Sleep During the summer, sleep schedules shift. Plan to start transitioning your kids back to an earlier bedtime 1-2 weeks prior to the start of school. Even 15 min adjustments towards that earlier bedtime/wakeup time can make a big difference. Talk with your child about when they need to get up for school and then figure out a bedtime that helps them get adequate sleep (usually 8-12 hours per night) depending on their age.
Media Use Media use tends to increase during the summer months when kids have more freetime. Most pediatricians recommend 2 hours or less per day. Talk with your kids about what that looks like at your house. Do you allow screentime in bedrooms? What needs to be finished before watching a show (homework, practice, chores)? ...Netflix on their phone counts, too! If kids are up late on their phones, consider a central charging place and a time that phones need to be there.
Mornings Younger kids tend to have morning meltdowns when they feel rushed. Consider laying out clothes, making lunches, or checking if homework is in their backpack the night before. No one likes to find out its "crazy hair day" 5 mins before the bus arrives!
Homework We encourage older kids to manage their own homework and assignments but everybody could use a weekly check-in. Pick one night per week (Sunday works well at our house) to eat a meal together, get online and check their assignments/grades/test scores/homework.
Study Station et up a homework station in your home that has fun supplies and space to spread out. Talk with your child about the best time to do homework with their fall activity schedule in mind. Are you okay with older kids having their phone nearby while they study? If texting and facetiming are a distraction, consider a compromise of 30-45 mins of studying followed by a 10 minute break on their phone.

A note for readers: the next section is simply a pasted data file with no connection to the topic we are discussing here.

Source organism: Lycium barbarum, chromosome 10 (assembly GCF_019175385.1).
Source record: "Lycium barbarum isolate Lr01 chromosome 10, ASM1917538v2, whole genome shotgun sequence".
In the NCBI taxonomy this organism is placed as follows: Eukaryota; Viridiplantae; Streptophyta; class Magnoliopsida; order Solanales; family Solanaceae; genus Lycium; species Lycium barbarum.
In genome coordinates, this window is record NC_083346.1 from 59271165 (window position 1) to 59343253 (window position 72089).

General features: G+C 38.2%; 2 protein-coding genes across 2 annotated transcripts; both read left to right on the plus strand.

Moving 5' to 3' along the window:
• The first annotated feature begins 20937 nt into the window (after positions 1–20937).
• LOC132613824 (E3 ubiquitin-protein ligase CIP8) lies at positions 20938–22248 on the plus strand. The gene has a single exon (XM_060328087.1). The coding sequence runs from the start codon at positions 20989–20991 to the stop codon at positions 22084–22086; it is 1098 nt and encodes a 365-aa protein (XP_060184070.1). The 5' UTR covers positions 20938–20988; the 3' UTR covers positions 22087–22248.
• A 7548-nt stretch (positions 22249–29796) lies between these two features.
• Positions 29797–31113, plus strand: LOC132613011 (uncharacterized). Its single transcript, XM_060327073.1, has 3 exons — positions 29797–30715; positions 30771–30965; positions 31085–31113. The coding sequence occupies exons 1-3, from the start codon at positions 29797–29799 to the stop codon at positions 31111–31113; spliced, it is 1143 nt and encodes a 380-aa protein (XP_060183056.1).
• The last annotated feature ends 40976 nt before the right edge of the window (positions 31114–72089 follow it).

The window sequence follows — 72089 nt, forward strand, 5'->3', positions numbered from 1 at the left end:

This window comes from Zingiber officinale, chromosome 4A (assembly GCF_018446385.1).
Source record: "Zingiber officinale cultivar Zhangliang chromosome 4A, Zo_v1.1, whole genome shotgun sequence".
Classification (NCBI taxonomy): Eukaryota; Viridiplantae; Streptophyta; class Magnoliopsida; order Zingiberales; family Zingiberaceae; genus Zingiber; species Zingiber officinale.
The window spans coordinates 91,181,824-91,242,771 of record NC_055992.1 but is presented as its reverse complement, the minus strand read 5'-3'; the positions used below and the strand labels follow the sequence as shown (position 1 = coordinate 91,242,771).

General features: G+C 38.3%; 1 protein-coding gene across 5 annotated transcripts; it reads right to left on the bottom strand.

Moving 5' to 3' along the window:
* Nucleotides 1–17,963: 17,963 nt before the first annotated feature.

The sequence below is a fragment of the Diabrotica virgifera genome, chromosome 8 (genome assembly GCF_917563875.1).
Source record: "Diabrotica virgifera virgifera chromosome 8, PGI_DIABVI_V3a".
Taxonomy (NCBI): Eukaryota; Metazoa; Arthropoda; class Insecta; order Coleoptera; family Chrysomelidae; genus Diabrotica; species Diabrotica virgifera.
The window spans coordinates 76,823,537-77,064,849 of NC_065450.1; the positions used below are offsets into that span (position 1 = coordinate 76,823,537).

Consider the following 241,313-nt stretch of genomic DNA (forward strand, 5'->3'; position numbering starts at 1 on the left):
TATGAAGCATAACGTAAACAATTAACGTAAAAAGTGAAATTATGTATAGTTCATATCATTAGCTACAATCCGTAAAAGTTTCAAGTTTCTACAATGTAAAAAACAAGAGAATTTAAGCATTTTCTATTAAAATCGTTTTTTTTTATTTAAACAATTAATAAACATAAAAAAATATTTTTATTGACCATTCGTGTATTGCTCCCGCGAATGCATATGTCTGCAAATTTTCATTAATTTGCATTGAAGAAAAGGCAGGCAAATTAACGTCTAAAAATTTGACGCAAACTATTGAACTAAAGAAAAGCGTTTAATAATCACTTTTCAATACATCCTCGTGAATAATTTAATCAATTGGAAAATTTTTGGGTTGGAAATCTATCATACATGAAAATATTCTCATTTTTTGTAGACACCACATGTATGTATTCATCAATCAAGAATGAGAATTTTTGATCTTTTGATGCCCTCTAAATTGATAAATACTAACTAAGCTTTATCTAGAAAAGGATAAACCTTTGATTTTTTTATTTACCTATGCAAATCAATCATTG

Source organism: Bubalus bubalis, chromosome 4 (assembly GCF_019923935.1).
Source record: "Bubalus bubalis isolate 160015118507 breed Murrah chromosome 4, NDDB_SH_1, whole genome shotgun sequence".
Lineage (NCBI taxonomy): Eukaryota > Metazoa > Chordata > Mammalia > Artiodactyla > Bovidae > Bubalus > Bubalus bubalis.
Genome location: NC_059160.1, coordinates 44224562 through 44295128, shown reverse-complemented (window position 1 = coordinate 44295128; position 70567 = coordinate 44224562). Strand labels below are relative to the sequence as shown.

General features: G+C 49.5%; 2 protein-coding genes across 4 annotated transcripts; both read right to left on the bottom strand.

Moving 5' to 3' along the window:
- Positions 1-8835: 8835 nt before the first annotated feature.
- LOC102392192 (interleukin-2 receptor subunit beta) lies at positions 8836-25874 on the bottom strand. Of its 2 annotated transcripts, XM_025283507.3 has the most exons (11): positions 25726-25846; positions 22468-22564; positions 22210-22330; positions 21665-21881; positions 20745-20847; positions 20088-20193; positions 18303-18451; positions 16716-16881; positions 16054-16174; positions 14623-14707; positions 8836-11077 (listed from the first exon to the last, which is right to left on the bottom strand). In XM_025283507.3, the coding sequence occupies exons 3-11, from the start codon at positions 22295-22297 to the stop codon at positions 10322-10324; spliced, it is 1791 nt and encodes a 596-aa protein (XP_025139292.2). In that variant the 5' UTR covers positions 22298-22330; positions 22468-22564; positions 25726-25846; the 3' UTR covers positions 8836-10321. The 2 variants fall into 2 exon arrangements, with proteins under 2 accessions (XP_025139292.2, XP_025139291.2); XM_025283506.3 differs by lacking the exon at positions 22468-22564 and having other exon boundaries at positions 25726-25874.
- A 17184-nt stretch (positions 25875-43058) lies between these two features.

School Lunchs In general, kids who bring their lunch to school, tend to eat a healthier meal but no parent likes to find 3/4 of it coming home untouched. Take your kids on a shopping trip for lunch and snack supplies so they can help select foods they will eat. Talk about eating a rainbow with your younger kids, add more protein/healthy fats for your athletic child, or invest in a bento box and a small water bottle that fits in their lunch box to decrease waste. If sandwiches are boring, try pita and hummus, yogurt, granola, and fruit, or whole grain pasta and sauce as alternatives.
School Anxiety If your child is feeling anxious about school starting, try to setup a playdate or get-together with one or two friends that will be in their class or grade in the few weeks left before school starts. Younger kids might like to visit the playground at their new preschool or elementary school. Older kids can look online to see what clubs or afterschool activities are offered at their school in the fall and talk to a friend about signing up together.